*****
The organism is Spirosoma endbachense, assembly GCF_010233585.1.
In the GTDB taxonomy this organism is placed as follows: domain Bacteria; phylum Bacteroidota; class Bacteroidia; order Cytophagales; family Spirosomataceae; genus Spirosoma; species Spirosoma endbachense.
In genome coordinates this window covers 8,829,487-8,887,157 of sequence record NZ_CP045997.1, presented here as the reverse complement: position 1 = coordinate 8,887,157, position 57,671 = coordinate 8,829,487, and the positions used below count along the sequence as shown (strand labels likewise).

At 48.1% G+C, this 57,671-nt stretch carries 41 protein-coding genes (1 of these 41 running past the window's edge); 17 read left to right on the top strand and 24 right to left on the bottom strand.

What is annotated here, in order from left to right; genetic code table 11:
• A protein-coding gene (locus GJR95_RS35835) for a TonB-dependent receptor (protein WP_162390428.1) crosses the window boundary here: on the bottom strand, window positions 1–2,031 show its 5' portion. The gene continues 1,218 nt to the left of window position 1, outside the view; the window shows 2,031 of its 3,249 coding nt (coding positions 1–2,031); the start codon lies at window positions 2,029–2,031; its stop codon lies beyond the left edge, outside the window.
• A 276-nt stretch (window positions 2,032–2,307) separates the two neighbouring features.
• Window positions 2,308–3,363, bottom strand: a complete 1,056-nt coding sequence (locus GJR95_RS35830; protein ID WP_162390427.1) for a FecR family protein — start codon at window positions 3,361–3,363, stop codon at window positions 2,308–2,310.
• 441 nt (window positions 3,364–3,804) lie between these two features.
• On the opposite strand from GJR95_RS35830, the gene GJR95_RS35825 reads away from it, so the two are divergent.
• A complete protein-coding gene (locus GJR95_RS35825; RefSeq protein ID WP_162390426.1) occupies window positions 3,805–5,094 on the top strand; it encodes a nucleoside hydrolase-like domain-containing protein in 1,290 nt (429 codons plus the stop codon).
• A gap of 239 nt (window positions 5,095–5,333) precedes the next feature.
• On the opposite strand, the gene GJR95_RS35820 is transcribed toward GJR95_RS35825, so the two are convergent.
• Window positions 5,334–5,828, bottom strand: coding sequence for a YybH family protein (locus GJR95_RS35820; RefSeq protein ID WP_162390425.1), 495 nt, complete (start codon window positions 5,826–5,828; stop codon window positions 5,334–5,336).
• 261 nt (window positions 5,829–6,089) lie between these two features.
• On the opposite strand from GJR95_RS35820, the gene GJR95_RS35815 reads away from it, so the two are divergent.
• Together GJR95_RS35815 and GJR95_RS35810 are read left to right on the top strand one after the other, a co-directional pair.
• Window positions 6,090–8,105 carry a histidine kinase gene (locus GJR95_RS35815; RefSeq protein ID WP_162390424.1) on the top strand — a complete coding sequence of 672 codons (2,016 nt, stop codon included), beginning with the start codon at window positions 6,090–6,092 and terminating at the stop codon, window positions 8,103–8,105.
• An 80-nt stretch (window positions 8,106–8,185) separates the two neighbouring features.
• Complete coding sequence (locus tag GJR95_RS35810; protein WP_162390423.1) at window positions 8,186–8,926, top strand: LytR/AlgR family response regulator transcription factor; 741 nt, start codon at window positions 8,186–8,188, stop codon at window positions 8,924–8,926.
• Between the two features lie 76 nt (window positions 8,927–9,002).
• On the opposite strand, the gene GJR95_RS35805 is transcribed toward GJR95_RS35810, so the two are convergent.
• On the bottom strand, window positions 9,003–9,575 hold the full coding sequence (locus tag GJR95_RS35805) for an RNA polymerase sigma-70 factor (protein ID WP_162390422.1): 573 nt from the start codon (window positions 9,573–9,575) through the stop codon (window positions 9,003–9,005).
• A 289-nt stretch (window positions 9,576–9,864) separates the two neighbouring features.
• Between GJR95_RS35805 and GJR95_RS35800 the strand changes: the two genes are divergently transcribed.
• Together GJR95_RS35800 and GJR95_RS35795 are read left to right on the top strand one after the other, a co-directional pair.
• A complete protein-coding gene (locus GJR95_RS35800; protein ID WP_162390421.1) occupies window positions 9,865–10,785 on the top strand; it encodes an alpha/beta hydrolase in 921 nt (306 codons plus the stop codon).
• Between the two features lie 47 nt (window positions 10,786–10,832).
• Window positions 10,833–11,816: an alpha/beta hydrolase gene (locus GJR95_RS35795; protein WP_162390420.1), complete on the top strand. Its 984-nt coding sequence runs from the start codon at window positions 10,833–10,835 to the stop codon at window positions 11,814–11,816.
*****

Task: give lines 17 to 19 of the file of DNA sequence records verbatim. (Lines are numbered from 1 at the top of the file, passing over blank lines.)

• Together GJR95_RS35815 and GJR95_RS35810 are read left to right on the top strand one after the other, a co-directional pair.
• Window positions 6,090–8,105 carry a histidine kinase gene (locus GJR95_RS35815; RefSeq protein ID WP_162390424.1) on the top strand — a complete coding sequence of 672 codons (2,016 nt, stop codon included), beginning with the start codon at window positions 6,090–6,092 and terminating at the stop codon, window positions 8,103–8,105.
• An 80-nt stretch (window positions 8,106–8,185) separates the two neighbouring features.